“Wait, what? They tortured you? Is that even allowed nowadays? I can’t believe they still do that!”
If I could mass wipe out every memory of One Flew Over the Cuckoo’s Nest from society’s collective mind, I would. My treatment resembled nothing of medieval punishments performed without consent, nor covert laboratory experiments depicted in Frankenstein fairy tales.
If my choice to undergo this course of treatment makes me a monster, let me be a werewolf. Delinquent and unpredictable, I cycled through states of being with no control over the transition. Even the moon herself ignored my pleas for a mood calendar.
“You’re not going to be awake during the procedure,” the nurse told me. “After the anesthetic, the doctor will administer a muscle relaxant which will prevent you from moving during the seizure and reduce the number of aches and pains afterwards.”
“So, no spasms, then?” I felt lucky and guilty, as if this whole circumstance were a test of my courage and I cheated on a multiple-choice section. She sensed my wariness and instantly reassured me.
“No. We will place a blood pressure cuff around your ankles. This will prevent the muscle relaxant from entering your feet. During the seizure, the feet will move back and forth in small rhythmic motions and this way, the doctor will be able to monitor the seizure activity.”
She demonstrates the movement innocuously with a flat hand by flicking her wrist back and forth like car windshield wiper. I smile at its simplicity.
“Keep in mind, you won’t feel any pain during the procedure. You will be asleep the entire time, relaxed and unaware of the treatment while it is occurring. Your feet will be the only body parts that move, and that motion will be the only outward indication of the seizure.”
My blood simmered like marinara sauce in a cooking pan (I couldn’t have made pasta even if I wanted to – psychiatric patients aren’t allowed to use the stove without supervision). With all the time I wasted on conquering my anxieties about having ECT, I could have made lasagna for the entire fucking psych ward!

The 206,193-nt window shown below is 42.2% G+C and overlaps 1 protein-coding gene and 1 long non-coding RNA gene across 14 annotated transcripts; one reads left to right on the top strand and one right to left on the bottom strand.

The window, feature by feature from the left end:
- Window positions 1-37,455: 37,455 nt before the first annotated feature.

The ultimate deception. The misrepresentation of ECT for film, for entertainment, for money. The ultimate consequence. Patients dissuaded from ECT due to fear, shame, and poor portrayals.
One Flew Over the Cuckoo’s Nest is a film based on the 1962 novel of the same name by Ken Kesey. The infamous scene from the movie involving electroconvulsive therapy was a principal moment in the establishment of the (negative) understanding of ECT in popular culture. However, the brutal portrayal of this treatment was inaccurate. By the film’s release in 1975, the procedure was hardly ever administered without anesthetic. The film was outdated before it was created.
I vent to my journal regularly about these misunderstandings and frustrations, because conversations I have about ECT get taken up by other people’s ignorant questions. I spend extensive mental energy defending the life-saving decision I made to have this procedure. I spent expansive mental energy during the two-month manic episode that necessitated my treatment.
In my grade nine science class, we learned about astronomy. Like the celestial bodies we studied, my brain was burning out. But stars have millions of years left on their lifespan. I had tried ten medications, several rounds of therapy, and put my existence on hold for intense mental healthcare. Left untreated, mania can escalate to psychosis and its repercussions can permanently ruin or end a patient’s life.